A portable USB2.0 personal storage device that uses built-in encryption and allows data access through biometric scanning of a finger print is described. Biometric image derived templates are stored on the removable 32 mm write once (WO) media. The encrypted templates travel with the disc and allow access to the data providing the biometric feature (e.g. the finger itself) is present. The device also allows for export and import of the templates under secure key exchange protocols. The storage system is built around the small form factor optical engine that uses a tilt arm rotary actuator and front surface media.
The utility of the compact disk to store data and images is almost unparalleled, yet to date little has been achieved in the market place. This paper first reviews the basics of CD-ROM (the data equivalent of CD audio technology), outlines the varieties of CD disks in development, and reviews the standards. Then from the analysis of the device a set of advantages and disadvantages are derived that apply to laser optical storage of digital data in particular in CD formats. A set of application ground rules follows with some typical examples of good and bad applications. Finally the future is examined as it relates to new evolving optical disk trends and how they could impact CD formats and applications.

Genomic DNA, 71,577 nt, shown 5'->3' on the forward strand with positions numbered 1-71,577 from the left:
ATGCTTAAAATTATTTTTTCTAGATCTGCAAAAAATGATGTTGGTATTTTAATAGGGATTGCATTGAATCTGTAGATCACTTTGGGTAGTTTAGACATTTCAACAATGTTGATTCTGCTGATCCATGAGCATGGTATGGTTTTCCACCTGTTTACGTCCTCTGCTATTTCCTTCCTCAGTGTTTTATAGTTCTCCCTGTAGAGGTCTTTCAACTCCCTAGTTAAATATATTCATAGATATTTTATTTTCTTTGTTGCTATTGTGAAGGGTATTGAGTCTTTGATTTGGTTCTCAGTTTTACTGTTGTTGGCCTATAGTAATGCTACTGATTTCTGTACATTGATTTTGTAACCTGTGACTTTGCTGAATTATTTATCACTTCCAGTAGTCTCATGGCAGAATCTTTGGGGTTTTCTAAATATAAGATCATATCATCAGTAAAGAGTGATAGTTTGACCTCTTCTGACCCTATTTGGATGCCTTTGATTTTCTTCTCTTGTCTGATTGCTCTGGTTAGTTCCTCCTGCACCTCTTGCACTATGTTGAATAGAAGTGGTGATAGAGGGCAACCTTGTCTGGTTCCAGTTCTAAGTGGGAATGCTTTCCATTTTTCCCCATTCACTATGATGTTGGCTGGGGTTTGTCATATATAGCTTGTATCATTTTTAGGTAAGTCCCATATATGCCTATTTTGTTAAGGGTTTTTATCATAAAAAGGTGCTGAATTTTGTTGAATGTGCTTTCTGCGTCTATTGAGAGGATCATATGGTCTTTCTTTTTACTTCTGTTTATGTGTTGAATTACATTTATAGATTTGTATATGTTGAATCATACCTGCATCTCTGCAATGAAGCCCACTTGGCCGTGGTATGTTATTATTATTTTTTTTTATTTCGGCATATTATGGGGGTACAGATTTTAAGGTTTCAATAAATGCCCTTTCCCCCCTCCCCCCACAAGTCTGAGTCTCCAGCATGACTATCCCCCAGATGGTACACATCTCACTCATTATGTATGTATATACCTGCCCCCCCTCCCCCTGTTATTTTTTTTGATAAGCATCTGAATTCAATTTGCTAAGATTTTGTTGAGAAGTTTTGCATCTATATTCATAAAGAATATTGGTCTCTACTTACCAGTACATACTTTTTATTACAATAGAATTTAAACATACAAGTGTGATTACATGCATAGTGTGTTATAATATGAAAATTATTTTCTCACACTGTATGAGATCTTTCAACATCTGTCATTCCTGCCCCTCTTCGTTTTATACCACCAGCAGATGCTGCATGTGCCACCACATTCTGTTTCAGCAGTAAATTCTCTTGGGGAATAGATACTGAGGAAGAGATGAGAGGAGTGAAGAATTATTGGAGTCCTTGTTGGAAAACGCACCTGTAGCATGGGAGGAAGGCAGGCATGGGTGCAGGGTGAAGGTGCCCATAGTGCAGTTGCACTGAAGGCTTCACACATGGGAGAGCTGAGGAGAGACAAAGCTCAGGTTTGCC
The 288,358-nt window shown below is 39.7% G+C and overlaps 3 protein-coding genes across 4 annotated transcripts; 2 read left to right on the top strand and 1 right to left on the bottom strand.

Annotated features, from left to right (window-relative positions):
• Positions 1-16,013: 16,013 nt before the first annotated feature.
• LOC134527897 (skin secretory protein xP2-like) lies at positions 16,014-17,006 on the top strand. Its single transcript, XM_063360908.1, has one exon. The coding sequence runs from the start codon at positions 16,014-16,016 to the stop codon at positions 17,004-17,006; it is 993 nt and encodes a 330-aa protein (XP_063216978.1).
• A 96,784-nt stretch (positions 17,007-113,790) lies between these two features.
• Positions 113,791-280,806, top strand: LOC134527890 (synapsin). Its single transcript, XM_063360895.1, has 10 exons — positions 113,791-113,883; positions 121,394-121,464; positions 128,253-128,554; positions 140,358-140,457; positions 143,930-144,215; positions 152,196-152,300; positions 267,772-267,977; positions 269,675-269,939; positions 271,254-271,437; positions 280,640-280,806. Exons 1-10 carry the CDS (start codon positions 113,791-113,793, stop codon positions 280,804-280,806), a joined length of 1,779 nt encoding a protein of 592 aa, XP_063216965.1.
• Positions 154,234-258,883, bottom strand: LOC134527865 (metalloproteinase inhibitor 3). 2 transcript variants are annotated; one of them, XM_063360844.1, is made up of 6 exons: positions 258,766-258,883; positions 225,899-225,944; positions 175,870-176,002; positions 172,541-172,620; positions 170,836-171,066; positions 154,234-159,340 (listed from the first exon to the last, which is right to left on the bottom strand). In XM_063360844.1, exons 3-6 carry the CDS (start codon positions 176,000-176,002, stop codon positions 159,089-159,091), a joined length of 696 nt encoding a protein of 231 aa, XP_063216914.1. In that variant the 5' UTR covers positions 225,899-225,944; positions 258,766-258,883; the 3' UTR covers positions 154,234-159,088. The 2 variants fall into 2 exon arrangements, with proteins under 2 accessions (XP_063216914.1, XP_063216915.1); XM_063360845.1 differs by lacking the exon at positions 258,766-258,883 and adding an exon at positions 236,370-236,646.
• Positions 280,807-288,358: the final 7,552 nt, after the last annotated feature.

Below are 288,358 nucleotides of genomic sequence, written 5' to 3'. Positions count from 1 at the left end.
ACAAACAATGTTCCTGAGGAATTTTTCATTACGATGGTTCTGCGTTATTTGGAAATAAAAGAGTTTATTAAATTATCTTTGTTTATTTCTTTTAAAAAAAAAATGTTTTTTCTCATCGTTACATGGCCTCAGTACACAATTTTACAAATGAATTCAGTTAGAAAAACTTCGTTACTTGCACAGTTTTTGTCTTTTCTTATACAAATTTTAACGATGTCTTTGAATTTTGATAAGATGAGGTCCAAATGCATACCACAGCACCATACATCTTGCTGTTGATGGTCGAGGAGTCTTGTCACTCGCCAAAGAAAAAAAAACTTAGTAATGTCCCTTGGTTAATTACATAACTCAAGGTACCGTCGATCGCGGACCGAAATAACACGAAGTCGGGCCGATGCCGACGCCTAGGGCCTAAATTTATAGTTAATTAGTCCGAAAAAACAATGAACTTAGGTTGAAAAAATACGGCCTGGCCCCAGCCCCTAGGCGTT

CD-ROM represents a novel and relatively effective way to store and retrieve images in a PC environment. Indeed it
may be the only current method to have real utility.
This paper reviews the basics of this method and the various format options available. The advantage of the
CD format and, more critically, its' very real limitations are reviewed. From this analysis a set of application 'ground
rules' will be developed that attempt to defme what are potentially good (i.e. successful) applications and what are not
likely to succeed in the market place.
Finally the evolution trends for newer image related laser based read only formats are discussed and some
possible R & D routes outlined.